You also don’t need to prepare all components of a dish at once. Some base ingredients, like rice, quinoa, and pasta, can be batch-made, while fresher ingredients can be cooked later in the week. Or you can save ingredients separately. Not choosing not to cook everything at once (so you can build your meal later) could ultimately save you more time.
4. Work up to a full fridge slowly
As I mentioned earlier, you don’t need to meal prep every single dish for the week ahead — just pick one meal you find the most challenging. For example, if it’s difficult to get up early every morning to prepare breakfast, use your time to put together a week’s worth of overnight oats or bake up a batch of whole-grain muffins. Find it hard to make time for lunch? Toss your greens and veggies into individual containers, and prepare some homemade salad dressing that you can drizzle on top when it’s time to eat.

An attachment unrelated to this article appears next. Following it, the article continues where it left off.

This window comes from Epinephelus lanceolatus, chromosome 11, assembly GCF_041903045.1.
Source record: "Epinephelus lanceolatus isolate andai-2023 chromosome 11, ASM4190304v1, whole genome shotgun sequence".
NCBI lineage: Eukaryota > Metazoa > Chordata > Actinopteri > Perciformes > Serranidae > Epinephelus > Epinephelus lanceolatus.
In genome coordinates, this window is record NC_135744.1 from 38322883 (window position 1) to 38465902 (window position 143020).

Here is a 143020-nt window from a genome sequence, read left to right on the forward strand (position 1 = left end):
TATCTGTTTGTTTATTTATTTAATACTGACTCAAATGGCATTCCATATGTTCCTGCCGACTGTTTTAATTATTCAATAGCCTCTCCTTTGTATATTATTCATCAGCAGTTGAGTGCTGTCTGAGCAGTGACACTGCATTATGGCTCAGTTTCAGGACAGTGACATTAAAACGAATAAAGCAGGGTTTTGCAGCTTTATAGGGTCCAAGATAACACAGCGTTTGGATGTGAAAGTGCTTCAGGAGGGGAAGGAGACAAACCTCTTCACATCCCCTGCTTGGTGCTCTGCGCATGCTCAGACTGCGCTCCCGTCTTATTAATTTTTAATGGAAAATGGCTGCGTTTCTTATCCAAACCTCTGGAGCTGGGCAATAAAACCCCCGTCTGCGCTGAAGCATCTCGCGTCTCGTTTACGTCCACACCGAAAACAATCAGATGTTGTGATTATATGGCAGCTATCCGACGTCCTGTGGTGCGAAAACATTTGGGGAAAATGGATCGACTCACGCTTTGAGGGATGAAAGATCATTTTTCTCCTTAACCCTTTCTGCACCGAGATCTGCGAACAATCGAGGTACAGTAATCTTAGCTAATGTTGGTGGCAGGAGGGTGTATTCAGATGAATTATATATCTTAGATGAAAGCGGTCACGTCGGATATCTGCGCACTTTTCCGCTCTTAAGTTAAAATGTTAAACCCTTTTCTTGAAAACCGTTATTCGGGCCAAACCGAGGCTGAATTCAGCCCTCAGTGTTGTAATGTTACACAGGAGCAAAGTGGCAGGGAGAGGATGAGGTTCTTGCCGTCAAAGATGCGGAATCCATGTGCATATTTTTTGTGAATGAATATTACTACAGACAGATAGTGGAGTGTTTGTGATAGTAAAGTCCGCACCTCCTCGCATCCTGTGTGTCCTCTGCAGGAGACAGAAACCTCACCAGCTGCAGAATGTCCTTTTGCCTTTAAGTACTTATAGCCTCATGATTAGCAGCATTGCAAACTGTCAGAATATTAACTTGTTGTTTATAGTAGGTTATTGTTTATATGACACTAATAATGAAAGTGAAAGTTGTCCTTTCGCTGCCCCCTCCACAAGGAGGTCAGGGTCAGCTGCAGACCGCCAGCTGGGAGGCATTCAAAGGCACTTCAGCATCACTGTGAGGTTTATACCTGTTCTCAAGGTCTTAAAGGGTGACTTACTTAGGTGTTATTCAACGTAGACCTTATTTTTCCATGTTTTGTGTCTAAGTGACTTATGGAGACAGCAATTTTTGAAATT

The key is to start small and then work your way to having a fridge full of meal components already prepped so you can get creative on the spot.
5. Assemble your meals later, rather than all at once
Preparing ingredients to assemble meals during the week takes the most time, so I recommend setting aside a couple hours one day a week that works for you to prep and cook meal components, such as quinoa, hard-boiled eggs, and greens for salads, to assemble later on. There’s no freezing required, since you’ll be eating your meals throughout the week.
Meal prep can take less than 3 hours
These days, I have meal prep down to a science and can grocery shop, prep, and cook in under three hours on (most) Saturdays.
Think of meal planning as a key to saving you time and energy to put elsewhere. I still enjoy cooking, just as you might, but I don’t enjoy devoting so much time to one activity every day.
This additional time for myself is probably really the best benefit of meal planning, especially when there are so many other things in life I’d like to give attention to — exercise, chilling out, reading books, and hanging out with friends and family.